You need to be realistic. Very few writers earn enough to give up the day job, if their partner alone can’t support the household. So, with that in mind, a major publisher will be making demands of you that will probably find you struggling to juggle it all! If I were you, I would probably a) edit the first novel again, with regard to any new feedback you receive from your readers. Be ruthless and cut out any repetition, it’s amazing how many words that can amount to. b) complete your other novel(s) while you’re waiting to hear back from your readers. When your first novel is ready, why not approach some smaller presses and publishers? Not the big ones. Some are better than others, so do your research if you can, but I think you may find they put less pressure on you. I may be wrong, but they might be more willing to nurture you and work with you to build a readership over time, rather than demand you hit the bestseller lists higher and higher with each book. Sometimes, I think the big name publishers demand impossible things of their authors. I would be nervous about approaching them.

    If by, say, the end of the year, you haven’t got anywhere with a smaller imprint, but you find you have two or three completed books under your belt, then I would go ahead and self publish. You have a lot of friends on FB and Twitter etc, who would be more than happy to help you with promotion. At the end of the day, there’s nothing like the feeling you get when someone says they loved your book, that it resonated with them, left them feeling happy and immensely glad they had read it. It’s all about making a connection with your readers. And you can do that by any medium, be it self-published or traditionally.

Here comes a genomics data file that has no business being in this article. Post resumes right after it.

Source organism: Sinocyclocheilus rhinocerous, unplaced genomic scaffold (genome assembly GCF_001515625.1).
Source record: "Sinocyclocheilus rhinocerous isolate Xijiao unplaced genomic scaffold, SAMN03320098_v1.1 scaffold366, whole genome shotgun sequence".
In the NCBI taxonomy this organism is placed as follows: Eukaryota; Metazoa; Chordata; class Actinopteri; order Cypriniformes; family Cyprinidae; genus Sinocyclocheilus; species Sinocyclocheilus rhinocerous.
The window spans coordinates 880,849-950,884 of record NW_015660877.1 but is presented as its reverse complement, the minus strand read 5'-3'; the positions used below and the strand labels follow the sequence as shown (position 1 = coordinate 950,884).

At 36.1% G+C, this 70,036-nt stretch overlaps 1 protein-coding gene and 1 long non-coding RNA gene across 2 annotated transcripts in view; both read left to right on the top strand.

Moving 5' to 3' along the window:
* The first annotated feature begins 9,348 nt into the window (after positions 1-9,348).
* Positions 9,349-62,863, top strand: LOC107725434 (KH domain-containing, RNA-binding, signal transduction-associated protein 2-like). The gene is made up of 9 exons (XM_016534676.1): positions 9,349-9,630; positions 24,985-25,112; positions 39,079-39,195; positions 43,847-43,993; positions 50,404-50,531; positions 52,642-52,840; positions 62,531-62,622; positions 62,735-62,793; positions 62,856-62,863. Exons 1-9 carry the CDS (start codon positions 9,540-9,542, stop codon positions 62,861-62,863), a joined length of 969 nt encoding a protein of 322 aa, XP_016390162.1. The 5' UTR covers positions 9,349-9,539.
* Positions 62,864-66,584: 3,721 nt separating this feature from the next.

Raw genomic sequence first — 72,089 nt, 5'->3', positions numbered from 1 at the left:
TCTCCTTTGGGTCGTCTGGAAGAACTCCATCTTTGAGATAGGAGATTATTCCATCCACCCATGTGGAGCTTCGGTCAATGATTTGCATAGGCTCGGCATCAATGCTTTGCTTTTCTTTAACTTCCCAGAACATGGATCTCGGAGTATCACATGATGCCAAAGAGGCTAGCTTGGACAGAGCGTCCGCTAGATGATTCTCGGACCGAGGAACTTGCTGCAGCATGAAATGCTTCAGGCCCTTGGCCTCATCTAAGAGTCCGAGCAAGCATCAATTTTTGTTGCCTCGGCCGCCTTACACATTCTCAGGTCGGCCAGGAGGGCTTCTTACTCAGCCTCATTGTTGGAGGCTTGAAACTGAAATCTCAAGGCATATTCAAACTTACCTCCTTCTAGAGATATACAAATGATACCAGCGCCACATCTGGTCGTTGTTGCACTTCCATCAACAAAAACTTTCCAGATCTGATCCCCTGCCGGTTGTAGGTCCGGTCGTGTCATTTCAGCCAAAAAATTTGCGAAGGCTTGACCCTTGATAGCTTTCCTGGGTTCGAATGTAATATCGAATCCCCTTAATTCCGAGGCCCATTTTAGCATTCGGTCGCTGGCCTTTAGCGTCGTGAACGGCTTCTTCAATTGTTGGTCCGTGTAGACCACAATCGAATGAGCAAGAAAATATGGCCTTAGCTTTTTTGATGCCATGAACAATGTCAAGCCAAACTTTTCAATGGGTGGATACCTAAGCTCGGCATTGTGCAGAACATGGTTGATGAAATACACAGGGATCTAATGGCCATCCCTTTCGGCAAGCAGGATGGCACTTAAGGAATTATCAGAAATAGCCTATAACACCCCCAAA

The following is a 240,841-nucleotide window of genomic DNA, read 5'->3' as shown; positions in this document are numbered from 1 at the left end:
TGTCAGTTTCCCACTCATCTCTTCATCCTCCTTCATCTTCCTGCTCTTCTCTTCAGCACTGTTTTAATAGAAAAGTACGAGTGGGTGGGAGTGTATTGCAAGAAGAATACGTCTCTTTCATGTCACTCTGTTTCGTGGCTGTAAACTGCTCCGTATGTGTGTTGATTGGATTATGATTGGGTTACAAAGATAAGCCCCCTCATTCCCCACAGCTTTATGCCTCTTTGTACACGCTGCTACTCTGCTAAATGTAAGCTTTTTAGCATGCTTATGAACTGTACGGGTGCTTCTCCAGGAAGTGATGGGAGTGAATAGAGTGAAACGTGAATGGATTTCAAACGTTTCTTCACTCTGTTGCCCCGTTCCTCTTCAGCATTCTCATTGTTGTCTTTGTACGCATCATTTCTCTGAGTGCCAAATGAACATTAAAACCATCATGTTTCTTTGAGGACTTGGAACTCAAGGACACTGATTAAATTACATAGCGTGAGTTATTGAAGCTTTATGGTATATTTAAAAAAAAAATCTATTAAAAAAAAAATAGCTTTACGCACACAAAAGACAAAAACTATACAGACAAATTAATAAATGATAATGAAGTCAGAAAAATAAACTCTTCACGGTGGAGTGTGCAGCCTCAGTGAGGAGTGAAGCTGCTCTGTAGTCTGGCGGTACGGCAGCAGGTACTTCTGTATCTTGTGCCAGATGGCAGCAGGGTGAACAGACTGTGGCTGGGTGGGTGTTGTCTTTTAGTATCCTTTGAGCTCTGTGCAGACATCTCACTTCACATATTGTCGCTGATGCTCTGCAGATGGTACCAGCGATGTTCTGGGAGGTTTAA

Hope I have been of some help, and not confused you even further!

    Best of luck,
    love Val x

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    • No, Val, you haven’t. What you said makes perfect sense. I simply can’t afford to give up the day job and part of the reason I was looking at self publishing is because of the pressure publishers put on their authors. I love the idea of working to self imposed deadlines. I have enough stress in my life. I will perhaps send it out to some of the smaller ones but, like you, I am nervous of the bigger ones. Thanks for taking the time to comment. Hope everything is ok with you…oh, and I love the sound of your new book! 🙂